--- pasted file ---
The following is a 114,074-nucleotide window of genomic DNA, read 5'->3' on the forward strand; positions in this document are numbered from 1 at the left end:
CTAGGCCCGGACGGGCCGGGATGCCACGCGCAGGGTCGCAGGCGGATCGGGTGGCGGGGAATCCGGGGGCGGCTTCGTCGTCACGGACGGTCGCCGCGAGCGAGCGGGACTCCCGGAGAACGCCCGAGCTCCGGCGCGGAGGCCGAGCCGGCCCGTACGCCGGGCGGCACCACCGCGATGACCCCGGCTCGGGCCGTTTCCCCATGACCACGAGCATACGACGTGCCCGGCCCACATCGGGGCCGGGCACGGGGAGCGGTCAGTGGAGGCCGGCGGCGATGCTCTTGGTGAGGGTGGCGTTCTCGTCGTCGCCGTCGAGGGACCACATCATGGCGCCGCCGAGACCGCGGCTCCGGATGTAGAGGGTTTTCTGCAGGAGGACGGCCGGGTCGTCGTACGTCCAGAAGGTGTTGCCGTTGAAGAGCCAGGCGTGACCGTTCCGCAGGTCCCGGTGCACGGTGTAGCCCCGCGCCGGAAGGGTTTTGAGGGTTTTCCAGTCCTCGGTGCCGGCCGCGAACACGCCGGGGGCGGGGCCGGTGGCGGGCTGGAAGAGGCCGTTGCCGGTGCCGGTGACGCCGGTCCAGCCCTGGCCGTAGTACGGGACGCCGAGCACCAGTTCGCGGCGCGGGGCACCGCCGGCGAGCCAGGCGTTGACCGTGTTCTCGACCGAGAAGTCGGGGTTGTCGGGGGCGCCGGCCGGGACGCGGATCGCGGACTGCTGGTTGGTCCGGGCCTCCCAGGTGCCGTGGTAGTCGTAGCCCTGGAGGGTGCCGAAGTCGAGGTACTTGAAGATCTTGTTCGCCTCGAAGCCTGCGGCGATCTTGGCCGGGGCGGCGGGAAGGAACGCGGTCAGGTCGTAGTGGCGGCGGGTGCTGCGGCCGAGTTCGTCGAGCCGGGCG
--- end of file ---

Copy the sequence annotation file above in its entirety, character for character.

The following is a 114,074-nucleotide window of genomic DNA, read 5'->3' on the forward strand; positions in this document are numbered from 1 at the left end:
CTAGGCCCGGACGGGCCGGGATGCCACGCGCAGGGTCGCAGGCGGATCGGGTGGCGGGGAATCCGGGGGCGGCTTCGTCGTCACGGACGGTCGCCGCGAGCGAGCGGGACTCCCGGAGAACGCCCGAGCTCCGGCGCGGAGGCCGAGCCGGCCCGTACGCCGGGCGGCACCACCGCGATGACCCCGGCTCGGGCCGTTTCCCCATGACCACGAGCATACGACGTGCCCGGCCCACATCGGGGCCGGGCACGGGGAGCGGTCAGTGGAGGCCGGCGGCGATGCTCTTGGTGAGGGTGGCGTTCTCGTCGTCGCCGTCGAGGGACCACATCATGGCGCCGCCGAGACCGCGGCTCCGGATGTAGAGGGTTTTCTGCAGGAGGACGGCCGGGTCGTCGTACGTCCAGAAGGTGTTGCCGTTGAAGAGCCAGGCGTGACCGTTCCGCAGGTCCCGGTGCACGGTGTAGCCCCGCGCCGGAAGGGTTTTGAGGGTTTTCCAGTCCTCGGTGCCGGCCGCGAACACGCCGGGGGCGGGGCCGGTGGCGGGCTGGAAGAGGCCGTTGCCGGTGCCGGTGACGCCGGTCCAGCCCTGGCCGTAGTACGGGACGCCGAGCACCAGTTCGCGGCGCGGGGCACCGCCGGCGAGCCAGGCGTTGACCGTGTTCTCGACCGAGAAGTCGGGGTTGTCGGGGGCGCCGGCCGGGACGCGGATCGCGGACTGCTGGTTGGTCCGGGCCTCCCAGGTGCCGTGGTAGTCGTAGCCCTGGAGGGTGCCGAAGTCGAGGTACTTGAAGATCTTGTTCGCCTCGAAGCCTGCGGCGATCTTGGCCGGGGCGGCGGGAAGGAACGCGGTCAGGTCGTAGTGGCGGCGGGTGCTGCGGCCGAGTTCGTCGAGCCGGGCG